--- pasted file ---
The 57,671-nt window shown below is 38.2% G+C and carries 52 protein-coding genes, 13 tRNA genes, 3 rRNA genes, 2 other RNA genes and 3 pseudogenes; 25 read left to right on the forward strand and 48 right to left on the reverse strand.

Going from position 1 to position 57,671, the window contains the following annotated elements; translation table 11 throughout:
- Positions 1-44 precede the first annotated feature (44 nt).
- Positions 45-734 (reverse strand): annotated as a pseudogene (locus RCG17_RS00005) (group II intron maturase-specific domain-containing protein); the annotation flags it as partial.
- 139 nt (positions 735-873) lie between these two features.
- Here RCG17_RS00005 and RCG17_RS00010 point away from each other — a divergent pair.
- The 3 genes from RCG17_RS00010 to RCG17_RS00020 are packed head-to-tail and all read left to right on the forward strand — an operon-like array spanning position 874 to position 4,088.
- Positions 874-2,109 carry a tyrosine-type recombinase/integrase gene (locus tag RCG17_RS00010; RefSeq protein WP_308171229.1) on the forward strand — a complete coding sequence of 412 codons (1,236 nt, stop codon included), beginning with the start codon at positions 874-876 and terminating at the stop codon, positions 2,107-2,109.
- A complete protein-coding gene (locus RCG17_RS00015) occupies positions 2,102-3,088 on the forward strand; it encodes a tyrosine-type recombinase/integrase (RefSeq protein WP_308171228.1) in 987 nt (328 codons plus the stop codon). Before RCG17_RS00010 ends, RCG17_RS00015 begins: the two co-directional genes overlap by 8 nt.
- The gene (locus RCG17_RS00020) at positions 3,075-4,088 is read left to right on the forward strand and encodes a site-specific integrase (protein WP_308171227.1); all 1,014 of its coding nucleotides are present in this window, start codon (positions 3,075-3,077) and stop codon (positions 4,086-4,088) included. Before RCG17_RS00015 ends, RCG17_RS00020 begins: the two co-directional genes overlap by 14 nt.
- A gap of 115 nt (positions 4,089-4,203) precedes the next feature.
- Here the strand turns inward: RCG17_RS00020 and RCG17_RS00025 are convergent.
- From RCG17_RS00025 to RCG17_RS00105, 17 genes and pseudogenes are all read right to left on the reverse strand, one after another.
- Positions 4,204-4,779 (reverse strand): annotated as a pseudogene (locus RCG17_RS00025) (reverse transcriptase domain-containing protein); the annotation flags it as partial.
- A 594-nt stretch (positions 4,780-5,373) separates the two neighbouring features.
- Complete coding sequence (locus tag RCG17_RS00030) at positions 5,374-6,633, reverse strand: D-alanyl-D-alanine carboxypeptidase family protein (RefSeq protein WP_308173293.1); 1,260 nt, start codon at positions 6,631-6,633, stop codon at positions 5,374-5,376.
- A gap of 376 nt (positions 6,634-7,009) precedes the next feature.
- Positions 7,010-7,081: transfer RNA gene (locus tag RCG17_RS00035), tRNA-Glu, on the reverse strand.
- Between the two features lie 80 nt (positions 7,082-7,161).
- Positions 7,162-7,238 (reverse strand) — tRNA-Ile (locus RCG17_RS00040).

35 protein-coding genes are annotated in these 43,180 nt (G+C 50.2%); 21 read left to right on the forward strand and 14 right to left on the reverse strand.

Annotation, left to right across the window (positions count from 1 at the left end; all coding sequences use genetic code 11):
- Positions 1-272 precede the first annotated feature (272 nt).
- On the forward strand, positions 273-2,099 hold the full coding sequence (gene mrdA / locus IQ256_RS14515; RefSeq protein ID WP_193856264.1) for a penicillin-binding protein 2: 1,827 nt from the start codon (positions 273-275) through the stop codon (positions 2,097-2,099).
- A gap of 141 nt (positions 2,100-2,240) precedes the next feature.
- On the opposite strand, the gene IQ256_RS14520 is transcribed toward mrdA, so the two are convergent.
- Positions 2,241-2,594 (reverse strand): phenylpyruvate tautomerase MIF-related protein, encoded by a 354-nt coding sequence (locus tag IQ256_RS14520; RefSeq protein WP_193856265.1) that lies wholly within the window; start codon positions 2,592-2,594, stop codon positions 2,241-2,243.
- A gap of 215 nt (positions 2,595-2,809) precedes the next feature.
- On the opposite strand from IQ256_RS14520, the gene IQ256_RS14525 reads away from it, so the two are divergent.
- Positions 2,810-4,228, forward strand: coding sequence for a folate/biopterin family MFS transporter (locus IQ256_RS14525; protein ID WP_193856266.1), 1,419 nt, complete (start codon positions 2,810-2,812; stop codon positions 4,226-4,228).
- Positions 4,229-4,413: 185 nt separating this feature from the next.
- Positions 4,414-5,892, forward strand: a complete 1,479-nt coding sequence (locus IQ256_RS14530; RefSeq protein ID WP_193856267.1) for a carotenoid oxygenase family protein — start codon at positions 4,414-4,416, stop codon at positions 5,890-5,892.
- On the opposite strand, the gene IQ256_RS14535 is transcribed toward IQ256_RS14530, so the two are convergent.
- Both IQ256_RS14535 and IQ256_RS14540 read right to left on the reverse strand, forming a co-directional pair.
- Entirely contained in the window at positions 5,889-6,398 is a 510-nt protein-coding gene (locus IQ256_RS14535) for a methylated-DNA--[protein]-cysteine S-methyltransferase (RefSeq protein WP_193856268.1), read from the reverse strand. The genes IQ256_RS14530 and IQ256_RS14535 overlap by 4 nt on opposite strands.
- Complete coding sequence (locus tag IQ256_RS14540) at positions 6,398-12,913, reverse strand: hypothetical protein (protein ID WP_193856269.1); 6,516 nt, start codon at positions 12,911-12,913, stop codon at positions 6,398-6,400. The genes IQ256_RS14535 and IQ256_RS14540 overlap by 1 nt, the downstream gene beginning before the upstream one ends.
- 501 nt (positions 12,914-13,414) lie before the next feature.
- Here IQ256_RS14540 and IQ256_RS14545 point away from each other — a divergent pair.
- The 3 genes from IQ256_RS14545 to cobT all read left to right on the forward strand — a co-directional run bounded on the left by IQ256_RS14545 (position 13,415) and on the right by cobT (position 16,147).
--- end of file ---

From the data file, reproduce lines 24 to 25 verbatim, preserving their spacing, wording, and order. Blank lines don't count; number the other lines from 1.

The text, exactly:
- On the forward strand, positions 273-2,099 hold the full coding sequence (gene mrdA / locus IQ256_RS14515; RefSeq protein ID WP_193856264.1) for a penicillin-binding protein 2: 1,827 nt from the start codon (positions 273-275) through the stop codon (positions 2,097-2,099).
- A gap of 141 nt (positions 2,100-2,240) precedes the next feature.